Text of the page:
“In this arena, doctors and hospitals can get sticker prices that they would never get,” Prather said.
Added to that is the practice of some doctors working as “hired guns” for attorneys working in this field for the same lawyers over and over again. Juries are charged by the judge to give extra weight to a patient’s “treating physician” over other experts. The problem is these are not the physicians treating these patients but are specifically retained for the litigation.
Complicating matters more is litigation funding by venture capitalists that pay the costs upfront waiting on the day that a big judgment is made to receive their investment and more back from a claim. Litigation funding is “an unregulated industry” that complicates these trucking cases, Prather said.
Prather advised trucking companies to have a plan in place for the preservation of required records in the event of an accident. Failure to preserve evidence relevant to the litigation and the destruction of that evidence is becoming a common claim in such cases.
Good News / Bad News
Noted Louisiana economist Dr. Loren Scott had good and bad news for the audience. The devastation wrought by the hurricanes in Texas, Florida, parts of Louisiana and the Caribbean will create a demand for wood products, he said.
On the national scene, he gives President Trump good marks for ending the “regulatory tsunami” but questions his anti-free trade tendencies.
“If we get into a trade war, it will make the Great Depression look good,” he said.
Levying tariffs on incoming goods always brings retaliation, said the former chairman of LSU’s Economics Department.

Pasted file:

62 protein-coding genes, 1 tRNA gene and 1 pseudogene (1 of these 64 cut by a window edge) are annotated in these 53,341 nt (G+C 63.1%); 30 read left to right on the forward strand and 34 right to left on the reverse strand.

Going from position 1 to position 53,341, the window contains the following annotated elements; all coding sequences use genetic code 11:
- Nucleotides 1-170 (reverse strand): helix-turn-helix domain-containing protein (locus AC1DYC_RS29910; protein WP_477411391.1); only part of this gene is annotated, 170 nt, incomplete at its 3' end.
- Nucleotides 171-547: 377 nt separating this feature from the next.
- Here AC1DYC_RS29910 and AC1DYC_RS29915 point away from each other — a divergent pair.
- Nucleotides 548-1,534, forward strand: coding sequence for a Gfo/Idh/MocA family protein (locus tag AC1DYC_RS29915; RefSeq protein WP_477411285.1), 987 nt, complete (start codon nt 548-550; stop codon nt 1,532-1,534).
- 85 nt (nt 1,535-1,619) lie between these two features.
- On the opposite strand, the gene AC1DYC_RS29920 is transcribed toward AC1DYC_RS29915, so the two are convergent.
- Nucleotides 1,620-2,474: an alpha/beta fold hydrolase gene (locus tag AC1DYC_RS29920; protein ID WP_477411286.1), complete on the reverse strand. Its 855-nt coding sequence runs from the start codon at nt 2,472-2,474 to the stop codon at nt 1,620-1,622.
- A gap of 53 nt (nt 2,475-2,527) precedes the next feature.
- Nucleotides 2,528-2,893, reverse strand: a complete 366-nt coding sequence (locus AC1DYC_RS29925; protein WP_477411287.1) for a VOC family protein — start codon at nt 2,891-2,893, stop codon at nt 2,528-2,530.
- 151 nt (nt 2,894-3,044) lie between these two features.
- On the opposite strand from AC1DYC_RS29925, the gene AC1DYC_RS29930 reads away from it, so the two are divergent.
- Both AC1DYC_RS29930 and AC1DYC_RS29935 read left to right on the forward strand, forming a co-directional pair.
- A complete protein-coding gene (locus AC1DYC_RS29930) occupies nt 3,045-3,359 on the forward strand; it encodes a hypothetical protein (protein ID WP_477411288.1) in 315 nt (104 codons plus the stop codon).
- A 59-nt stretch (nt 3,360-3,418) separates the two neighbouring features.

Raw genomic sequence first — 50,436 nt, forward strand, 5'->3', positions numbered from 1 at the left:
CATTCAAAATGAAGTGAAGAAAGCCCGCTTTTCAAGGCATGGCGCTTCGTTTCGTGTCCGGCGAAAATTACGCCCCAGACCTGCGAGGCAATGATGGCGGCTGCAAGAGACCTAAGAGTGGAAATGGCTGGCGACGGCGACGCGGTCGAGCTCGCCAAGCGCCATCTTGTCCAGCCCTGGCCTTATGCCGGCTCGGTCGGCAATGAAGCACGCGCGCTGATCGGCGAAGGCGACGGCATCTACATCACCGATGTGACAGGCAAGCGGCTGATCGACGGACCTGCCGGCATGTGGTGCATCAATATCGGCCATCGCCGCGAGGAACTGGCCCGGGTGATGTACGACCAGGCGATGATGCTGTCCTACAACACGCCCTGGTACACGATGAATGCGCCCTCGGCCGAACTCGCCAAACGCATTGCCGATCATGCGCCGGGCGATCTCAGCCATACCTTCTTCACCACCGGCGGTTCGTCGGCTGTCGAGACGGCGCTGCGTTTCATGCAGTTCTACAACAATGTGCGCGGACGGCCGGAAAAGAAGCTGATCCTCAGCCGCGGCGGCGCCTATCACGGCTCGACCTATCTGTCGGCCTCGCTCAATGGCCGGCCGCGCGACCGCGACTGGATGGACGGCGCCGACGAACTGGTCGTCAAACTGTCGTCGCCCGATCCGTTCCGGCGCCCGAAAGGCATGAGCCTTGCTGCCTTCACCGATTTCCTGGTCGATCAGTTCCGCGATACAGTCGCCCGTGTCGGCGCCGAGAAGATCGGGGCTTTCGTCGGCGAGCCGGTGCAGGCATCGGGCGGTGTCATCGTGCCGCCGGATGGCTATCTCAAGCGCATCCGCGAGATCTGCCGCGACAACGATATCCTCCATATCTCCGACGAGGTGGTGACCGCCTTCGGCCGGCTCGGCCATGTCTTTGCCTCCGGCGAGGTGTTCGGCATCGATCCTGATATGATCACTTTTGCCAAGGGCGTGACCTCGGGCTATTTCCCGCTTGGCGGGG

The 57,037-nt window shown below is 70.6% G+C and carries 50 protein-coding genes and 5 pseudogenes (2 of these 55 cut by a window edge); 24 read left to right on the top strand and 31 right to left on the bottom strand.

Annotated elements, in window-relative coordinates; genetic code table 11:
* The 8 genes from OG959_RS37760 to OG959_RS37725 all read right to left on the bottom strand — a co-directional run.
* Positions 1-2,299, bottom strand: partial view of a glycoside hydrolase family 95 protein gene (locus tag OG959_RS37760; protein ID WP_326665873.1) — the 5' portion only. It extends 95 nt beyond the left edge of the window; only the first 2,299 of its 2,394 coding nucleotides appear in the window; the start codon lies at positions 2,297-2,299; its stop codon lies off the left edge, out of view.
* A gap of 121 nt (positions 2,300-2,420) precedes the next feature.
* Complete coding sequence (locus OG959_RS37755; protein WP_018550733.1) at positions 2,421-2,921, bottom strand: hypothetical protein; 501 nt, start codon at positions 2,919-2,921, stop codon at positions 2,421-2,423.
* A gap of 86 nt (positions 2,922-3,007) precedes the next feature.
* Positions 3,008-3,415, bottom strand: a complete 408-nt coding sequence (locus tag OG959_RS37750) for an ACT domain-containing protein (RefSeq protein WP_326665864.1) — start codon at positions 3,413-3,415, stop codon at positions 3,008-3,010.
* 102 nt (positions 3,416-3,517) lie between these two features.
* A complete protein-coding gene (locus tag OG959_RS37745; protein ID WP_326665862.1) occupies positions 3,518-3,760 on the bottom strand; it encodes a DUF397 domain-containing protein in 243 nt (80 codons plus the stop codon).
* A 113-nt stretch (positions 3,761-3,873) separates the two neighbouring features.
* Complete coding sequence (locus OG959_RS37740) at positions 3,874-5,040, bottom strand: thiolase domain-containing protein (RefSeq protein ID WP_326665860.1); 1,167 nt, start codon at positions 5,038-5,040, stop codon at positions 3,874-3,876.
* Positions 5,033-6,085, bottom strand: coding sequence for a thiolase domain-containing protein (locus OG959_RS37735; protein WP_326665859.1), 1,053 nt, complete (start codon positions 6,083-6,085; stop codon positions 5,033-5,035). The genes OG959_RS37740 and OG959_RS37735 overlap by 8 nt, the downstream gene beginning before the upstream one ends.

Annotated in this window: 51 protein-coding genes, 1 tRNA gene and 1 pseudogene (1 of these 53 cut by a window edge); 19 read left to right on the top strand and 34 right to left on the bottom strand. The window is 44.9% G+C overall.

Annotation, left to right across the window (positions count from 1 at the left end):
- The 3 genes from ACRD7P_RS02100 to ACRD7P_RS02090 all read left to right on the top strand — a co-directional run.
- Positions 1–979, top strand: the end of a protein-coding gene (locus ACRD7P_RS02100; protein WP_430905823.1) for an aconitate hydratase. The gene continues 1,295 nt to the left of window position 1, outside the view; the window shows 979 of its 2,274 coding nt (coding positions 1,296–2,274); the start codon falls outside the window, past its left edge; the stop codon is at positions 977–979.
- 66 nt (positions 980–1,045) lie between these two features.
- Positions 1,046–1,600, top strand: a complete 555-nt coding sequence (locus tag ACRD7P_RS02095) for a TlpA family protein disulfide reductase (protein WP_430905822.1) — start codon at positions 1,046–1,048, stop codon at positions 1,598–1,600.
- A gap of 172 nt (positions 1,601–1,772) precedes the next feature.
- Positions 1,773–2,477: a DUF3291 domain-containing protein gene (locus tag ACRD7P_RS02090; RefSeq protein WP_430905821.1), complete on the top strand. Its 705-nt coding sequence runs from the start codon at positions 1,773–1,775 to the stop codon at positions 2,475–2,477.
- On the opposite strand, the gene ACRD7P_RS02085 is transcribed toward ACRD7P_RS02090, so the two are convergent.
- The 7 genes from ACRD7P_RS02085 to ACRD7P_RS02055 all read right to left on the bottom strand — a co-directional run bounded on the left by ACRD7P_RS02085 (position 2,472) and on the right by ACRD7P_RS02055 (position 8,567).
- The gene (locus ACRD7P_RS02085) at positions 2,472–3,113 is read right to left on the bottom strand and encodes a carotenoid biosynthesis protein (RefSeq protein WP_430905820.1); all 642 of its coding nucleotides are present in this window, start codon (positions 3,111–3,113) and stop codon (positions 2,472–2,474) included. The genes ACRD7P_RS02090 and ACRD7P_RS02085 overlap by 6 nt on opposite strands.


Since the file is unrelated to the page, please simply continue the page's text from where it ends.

To simplify the trade imbalance, Scott pointed out that the problem isn’t Mexico and Canada; it’s the 408 percent deficit with China.
Housing is always key to the forest industry, and housing starts are growing slowly. Household wealth and consumer spending are also on a slow train upward. That translates to a slight increase for plywood and other products associated with construction.
“For construction, they really need immigrants,” Scott cautioned, referring to another looming political discussion in Washington, D.C.
In an economic roundup for Louisiana for big industrial projects, Scott said most of the activity is in the Lake Charles MSA and along the Mississippi River in Baton Rouge and New Orleans. Louisiana has $179 billion in industrial project announcements.
“There is not another state in the Southeast that can compare,” he said.
Many of the Baton Rouge projects are nearing completion, however, which means that “pickups are about to leave construction sites” in those areas. But it’s all rosy for Lake Charles, which is one of the fastest growing areas in the country.
The Liquefied Natural Gas (LNG) projects in the southwest part of the state won’t start opening until late 2018 or 2019, so good things are ahead for that region.
The loser in the state in the past two years, Scott said, was the Lafayette area with employment dropping 11 percent due to the oil industry downturn.
“It is starting to turn around,” he said and added that the Haynesville Shale fields in the Shreveport area also are slowly going up again.
“Louisiana had been in a 20-month recession because of the oil patch,” he said, but in May the numbers had turned positive.
The annual meeting was rescheduled after Hurricane Harvey threatened flooding rain but foresters, landowners, loggers and exhibitors showed up for the popular event three weeks later. Next year’s convention is tentatively scheduled to be held at Sam's Town Hotel & Casino in Shreveport.
(Janet Tompkins is the former editor of Forests & People magazine.)